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Last pushed: 8 days ago
Short Description
CI / Dev environment for https://github.com/markmandel/paddle-soccer
Full Description

Paddle Soccer

A simple, two player multiplayer game built to show how you can host dedicated game servers on Kubernetes.

It has been implemented using Unity for the game client and dedicated game server, and Go for the backend service components that sit on top of Kubernetes.

Overview

Game servers are started up as a Pod on request through the Kubernetes API, and configured to use Host Networking, to avoid any network latency issues through a Load Balancer. The Game Servers start on a random port between a given range (defaults to 2000-3000), and then register themselves against a custom API with their Pod name for later lookup.

Once the game server has started, we use the combination of the Kubernetes API and the aforementioned custom port registry to determine which node in the Kubernetes cluster the Pod has been scheduled on, that node's external IP and what port the game server is open on. This is then pass that back to the game client, through a match maker or otherwise, so that they can connect to it directly.

Blog Posts

Presentations

Unity Structure

The unity source code can be found in the unity folder.

It was built with Unity 5.6.0. It was built on Linux, but the
client should run on any OS.

To quickly make the Client and Server builds (for Linux), you can run the Build Pipeline under the Build > Build Game and Server menu

Once the server infrastructure has been configured, you can start the game with a -match command line argument, to tell it where the matchmaker is. For example:

./Game.x86_64 -match "http://10.32.14.10" -logFile /dev/stdout

Server

All the non-Unity server side code is found in the server folder.

Infrastructure

This project works on Kubernetes 1.6.0 or higher, as it uses Kubernetes Node Affinity.

If you have a Google Cloud Platform Project configured and the Google Cloud SDK installed, you can cd into the infrastructure folder, and run make deploy to deploy a 4 node cluster over 2 nodepools, as well as the accompanying firewall rules. make auth will authenticate your local kubectl tooling with this cluster.

Node Pools

  • There are two Node Pools withing this cluster.
    • "apps" (Node Selector role=apps) - which is the area in which Sessons, Matchmaker and Nodescaler all run, so as to keep application separate
      from the game servers, and not have them impact CPU performance.
    • "game-servers" (Node Selector role=game-servers) - for which game servers will be exclusively run on, and for ease of
      autoscaling.

Game Server

The game-server folder contains Dockerfile for the Unity dedicated server. To build the server, and the image (on Linux) run make build and then make push to push the image up to Container Registry for use.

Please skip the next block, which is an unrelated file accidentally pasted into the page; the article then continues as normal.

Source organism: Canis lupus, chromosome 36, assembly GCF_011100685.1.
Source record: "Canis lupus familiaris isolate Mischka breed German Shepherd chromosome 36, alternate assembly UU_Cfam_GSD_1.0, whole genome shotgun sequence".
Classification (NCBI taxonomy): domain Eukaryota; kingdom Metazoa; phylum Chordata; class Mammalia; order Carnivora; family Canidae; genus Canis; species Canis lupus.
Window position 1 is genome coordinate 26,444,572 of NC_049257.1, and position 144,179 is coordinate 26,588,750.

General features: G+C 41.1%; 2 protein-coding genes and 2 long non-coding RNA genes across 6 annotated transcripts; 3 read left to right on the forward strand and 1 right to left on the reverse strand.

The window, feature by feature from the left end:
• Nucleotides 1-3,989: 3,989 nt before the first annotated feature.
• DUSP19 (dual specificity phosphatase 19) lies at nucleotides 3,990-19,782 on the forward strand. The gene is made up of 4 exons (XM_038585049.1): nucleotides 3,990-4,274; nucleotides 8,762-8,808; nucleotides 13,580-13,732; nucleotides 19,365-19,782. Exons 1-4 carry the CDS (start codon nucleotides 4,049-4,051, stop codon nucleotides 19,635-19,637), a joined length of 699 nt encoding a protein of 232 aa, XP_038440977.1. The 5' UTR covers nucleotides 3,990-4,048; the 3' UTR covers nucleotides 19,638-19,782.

Sessions

The sessions folder contains the Go application manages the HTTP API that creates new instances of the Unity Game Server within a Pod. It also hosts the HTTP API the that Game Server connects to to register the port that it currently runs on, with the podname is it provided through an Environment variable.

To build the code for the Docker image and push the image up to the Container Registry, run make build push.
To deploy, run make deploy-all and it will deploy the Redis Stateful Set, and the
Kubernetes Deployment and accompanying Service.

Matchmaker

The matchmaker folder contains a Go application that is a very simple HTTP based matchmaker that pairs the first two players that request a game in FIFO order. It coordinated with the session manager to start game servers, and inspect what IP and port they are running on, so it can be passed back to the client.

To build the code for the Docker image and push the image up to the Container Registry, run make build push.
To deploy, run make deploy-all and it will deploy the Redis Stateful Set, and the Kubernetes Deployment and accompanying Service.

NodeScaler

The nodescaler folder contains a Go application that tracks resource usage within the game-server node pool and
increases the number of nodes if the amount of CPU space available falls below a certain buffer value. Once the buffer is exceeded, the node scaler will first cordon nodes that have game servers
still running on them, and then eventually delete them once they are empty of running dedicated game servers.

Currently only implemented to work on Google Cloud Platform, through its Container Engine API
and Compute Engine Instance Group Manager API,
but has been written for extension if required.

To build the code for the Docker image and push the image up to the Container Registry, run make build push.
To deploy, run make deploy-all and it will deploy the Kubernetes Deployment for this.

Licence

Apache 2.0

This is not an official Google product.

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Owner
markmandel
Source Repository

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